© Jeff Matthews entry Feb 2007
Eight Statues, Eight Sculptors
One of the most visited points in Naples is Piazza Plebiscito, the large public square bounded on opposite sides by the Royal Palace and the great church of San Francesco di Paola. At that point, one can view the western façade of the palace and the symmetrical array of eight full-length statues, set in niches, four on each side of the main entrance. The statues represent, in chronological order, the seven dynasties that ruled Naples from the 12th to the 19th century plus a statue to mark the dynasty that ruled Italy from the incorporation of the Kingdom of Naples into the modern nation state of Italy in 1861 until the monarchy was abolished in Italy in 1946. The statues were installed in 1888 at the behest of King Umberto I. Facing the statues, in order from left to right, they are:
Roger II, the Norman (ruled from 1130-1154)
—Sculptor: Emilio Franceschi (1839-90) Franceschi was from Florence. He also sculpted prominently in wood; among many other items, he did the ornate wooden chimney-breast in the Tirrenia building (a.k.a. Palazzo Sirignano) in Naples. His most visible creation in Naples—in addition to this statue of Roger II —is the monument to King Victor Emanuel II in Piazza Municipio. He was the designer of the monument but died, leaving the completion to others. (Later note: in 2011 that statue was relocated to Piazza della Borsa).
|Frederick II of Hohenstaufen
—Sculptor: Emanuele Caggiano, (1837-1905). Born in Benevento, Caggiano was one of the important sculptors working in Naples in the second half of the 1800s. He taught sculpture at the Naples Royal Art Academy from 1878 on. Besides this depiction of Frederick II, another well-known work of his in Naples is Virtues of the Martyrs set atop the high monument column in the middle of Martyrs' Square.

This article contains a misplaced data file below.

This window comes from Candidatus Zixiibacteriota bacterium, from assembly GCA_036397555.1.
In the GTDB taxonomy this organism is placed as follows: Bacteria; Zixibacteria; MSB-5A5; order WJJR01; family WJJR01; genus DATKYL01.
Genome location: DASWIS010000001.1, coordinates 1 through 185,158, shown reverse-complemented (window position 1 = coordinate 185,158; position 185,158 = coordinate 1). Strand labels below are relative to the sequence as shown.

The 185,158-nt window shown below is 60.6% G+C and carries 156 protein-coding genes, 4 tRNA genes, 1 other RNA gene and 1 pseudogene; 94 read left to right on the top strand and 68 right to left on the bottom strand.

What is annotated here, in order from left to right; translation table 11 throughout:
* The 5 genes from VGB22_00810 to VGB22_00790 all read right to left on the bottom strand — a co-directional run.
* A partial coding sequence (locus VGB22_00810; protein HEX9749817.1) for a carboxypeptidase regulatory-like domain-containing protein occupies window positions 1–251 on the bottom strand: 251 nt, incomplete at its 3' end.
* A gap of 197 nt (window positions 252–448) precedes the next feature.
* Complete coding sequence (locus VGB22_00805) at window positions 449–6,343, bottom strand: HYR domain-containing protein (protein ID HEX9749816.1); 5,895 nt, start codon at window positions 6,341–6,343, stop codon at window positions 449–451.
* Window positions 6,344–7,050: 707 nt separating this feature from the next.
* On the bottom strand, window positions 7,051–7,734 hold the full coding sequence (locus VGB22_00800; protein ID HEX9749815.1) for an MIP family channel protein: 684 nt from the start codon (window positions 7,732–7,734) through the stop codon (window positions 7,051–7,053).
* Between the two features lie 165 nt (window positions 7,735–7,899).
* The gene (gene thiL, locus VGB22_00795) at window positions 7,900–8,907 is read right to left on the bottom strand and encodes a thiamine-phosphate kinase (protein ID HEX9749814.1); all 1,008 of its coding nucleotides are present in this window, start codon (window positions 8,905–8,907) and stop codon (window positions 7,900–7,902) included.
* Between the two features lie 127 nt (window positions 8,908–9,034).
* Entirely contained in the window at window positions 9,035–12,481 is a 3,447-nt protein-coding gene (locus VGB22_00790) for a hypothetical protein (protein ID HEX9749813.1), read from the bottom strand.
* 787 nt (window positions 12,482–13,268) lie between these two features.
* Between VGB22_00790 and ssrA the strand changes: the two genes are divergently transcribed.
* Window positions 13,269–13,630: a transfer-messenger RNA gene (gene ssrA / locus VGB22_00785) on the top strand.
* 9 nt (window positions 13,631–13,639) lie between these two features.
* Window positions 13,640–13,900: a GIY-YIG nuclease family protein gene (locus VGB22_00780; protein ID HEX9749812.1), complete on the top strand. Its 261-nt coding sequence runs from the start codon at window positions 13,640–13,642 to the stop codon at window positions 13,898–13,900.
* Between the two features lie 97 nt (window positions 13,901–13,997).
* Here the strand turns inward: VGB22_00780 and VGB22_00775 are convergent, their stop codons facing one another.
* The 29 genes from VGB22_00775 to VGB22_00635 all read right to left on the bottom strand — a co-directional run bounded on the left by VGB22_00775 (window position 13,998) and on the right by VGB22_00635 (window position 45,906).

—Sculptor: Tommaso Solari (1820-1889) —not to be confused with his sculptor grandfather, also Tommaso, from the 1700s, who has works in the Villa Comunale in Naples. Besides this statue of Charles of Anjou, the younger Solari did the statue of Italian patriot, Carlo Poerio, in Piazza San Pasquale. Also, he was one of the sculptors who did the monument to Victor Emanuel II in Piazza Municipio; as well, he (together with sculptor, Tito Angelini, created the statue of Dante in Piazza Dante and was one of the sculptors of the lions on the monument column at Piazza dei Martiri. His magnificent statue of the Angel of the Resurrection is in the church of San Pasquale a Chiaia.
—Sculptor Achille D'Orsi (1845-1929). D'Orsi was the son of a small landowner and entered the Royal Academy of Fine Arts in Naples in 1857. His main interest was realism, and other than this stature of Alfonso, his noted works include his early terracotta, Wounded Soldier of Garibaldi and, later, The Parasites (a depiction of drunken Roman revelers) and Proximus tuus, a life-sized statue of an exhausted laborer—a work widely reproduced in late 19th-century Socialist propaganda. D'Orsi also created the prominent bronze statue of Umberto I on via Nazario Sauro in Naples.
|Charles V of